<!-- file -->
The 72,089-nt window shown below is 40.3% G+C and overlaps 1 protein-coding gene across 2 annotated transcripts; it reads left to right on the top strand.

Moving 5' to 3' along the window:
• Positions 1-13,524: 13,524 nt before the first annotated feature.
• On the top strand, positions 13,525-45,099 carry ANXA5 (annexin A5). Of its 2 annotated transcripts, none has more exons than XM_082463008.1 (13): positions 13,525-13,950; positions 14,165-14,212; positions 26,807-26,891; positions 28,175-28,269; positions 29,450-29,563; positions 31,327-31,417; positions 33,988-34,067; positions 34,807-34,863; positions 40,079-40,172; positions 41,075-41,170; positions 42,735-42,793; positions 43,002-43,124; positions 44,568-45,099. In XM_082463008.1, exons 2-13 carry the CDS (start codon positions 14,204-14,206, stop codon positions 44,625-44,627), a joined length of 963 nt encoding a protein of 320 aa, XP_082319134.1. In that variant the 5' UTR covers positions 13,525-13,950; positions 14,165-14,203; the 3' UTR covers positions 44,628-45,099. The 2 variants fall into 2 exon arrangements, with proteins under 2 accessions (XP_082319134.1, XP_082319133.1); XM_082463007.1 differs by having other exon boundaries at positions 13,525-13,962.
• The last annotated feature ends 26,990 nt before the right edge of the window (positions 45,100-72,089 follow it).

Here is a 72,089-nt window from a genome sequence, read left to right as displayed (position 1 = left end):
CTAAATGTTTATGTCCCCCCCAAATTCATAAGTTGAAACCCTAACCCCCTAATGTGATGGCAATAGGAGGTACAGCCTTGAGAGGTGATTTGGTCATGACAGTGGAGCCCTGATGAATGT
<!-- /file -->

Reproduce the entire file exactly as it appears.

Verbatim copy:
The 72,089-nt window shown below is 40.3% G+C and overlaps 1 protein-coding gene across 2 annotated transcripts; it reads left to right on the top strand.

Moving 5' to 3' along the window:
• Positions 1-13,524: 13,524 nt before the first annotated feature.
• On the top strand, positions 13,525-45,099 carry ANXA5 (annexin A5). Of its 2 annotated transcripts, none has more exons than XM_082463008.1 (13): positions 13,525-13,950; positions 14,165-14,212; positions 26,807-26,891; positions 28,175-28,269; positions 29,450-29,563; positions 31,327-31,417; positions 33,988-34,067; positions 34,807-34,863; positions 40,079-40,172; positions 41,075-41,170; positions 42,735-42,793; positions 43,002-43,124; positions 44,568-45,099. In XM_082463008.1, exons 2-13 carry the CDS (start codon positions 14,204-14,206, stop codon positions 44,625-44,627), a joined length of 963 nt encoding a protein of 320 aa, XP_082319134.1. In that variant the 5' UTR covers positions 13,525-13,950; positions 14,165-14,203; the 3' UTR covers positions 44,628-45,099. The 2 variants fall into 2 exon arrangements, with proteins under 2 accessions (XP_082319134.1, XP_082319133.1); XM_082463007.1 differs by having other exon boundaries at positions 13,525-13,962.
• The last annotated feature ends 26,990 nt before the right edge of the window (positions 45,100-72,089 follow it).

Here is a 72,089-nt window from a genome sequence, read left to right as displayed (position 1 = left end):
CTAAATGTTTATGTCCCCCCCAAATTCATAAGTTGAAACCCTAACCCCCTAATGTGATGGCAATAGGAGGTACAGCCTTGAGAGGTGATTTGGTCATGACAGTGGAGCCCTGATGAATGT